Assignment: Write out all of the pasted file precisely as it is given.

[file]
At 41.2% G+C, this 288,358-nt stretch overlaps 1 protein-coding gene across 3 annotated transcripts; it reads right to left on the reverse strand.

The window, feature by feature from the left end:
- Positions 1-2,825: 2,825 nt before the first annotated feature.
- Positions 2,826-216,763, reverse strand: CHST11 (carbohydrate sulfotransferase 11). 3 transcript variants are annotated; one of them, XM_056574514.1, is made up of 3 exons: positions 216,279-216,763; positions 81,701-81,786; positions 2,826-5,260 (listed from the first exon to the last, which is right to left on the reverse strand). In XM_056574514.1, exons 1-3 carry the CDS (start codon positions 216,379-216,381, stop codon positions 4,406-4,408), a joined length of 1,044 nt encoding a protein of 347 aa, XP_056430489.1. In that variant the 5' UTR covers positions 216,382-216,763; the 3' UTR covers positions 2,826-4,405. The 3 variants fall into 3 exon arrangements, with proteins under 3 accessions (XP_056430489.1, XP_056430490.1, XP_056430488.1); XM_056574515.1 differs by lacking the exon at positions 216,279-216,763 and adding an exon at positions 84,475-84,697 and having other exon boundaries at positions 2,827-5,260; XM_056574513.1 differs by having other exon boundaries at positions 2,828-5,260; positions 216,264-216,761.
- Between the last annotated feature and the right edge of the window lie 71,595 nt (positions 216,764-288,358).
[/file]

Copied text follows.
At 41.2% G+C, this 288,358-nt stretch overlaps 1 protein-coding gene across 3 annotated transcripts; it reads right to left on the reverse strand.

The window, feature by feature from the left end:
- Positions 1-2,825: 2,825 nt before the first annotated feature.
- Positions 2,826-216,763, reverse strand: CHST11 (carbohydrate sulfotransferase 11). 3 transcript variants are annotated; one of them, XM_056574514.1, is made up of 3 exons: positions 216,279-216,763; positions 81,701-81,786; positions 2,826-5,260 (listed from the first exon to the last, which is right to left on the reverse strand). In XM_056574514.1, exons 1-3 carry the CDS (start codon positions 216,379-216,381, stop codon positions 4,406-4,408), a joined length of 1,044 nt encoding a protein of 347 aa, XP_056430489.1. In that variant the 5' UTR covers positions 216,382-216,763; the 3' UTR covers positions 2,826-4,405. The 3 variants fall into 3 exon arrangements, with proteins under 3 accessions (XP_056430489.1, XP_056430490.1, XP_056430488.1); XM_056574515.1 differs by lacking the exon at positions 216,279-216,763 and adding an exon at positions 84,475-84,697 and having other exon boundaries at positions 2,827-5,260; XM_056574513.1 differs by having other exon boundaries at positions 2,828-5,260; positions 216,264-216,761.
- Between the last annotated feature and the right edge of the window lie 71,595 nt (positions 216,764-288,358).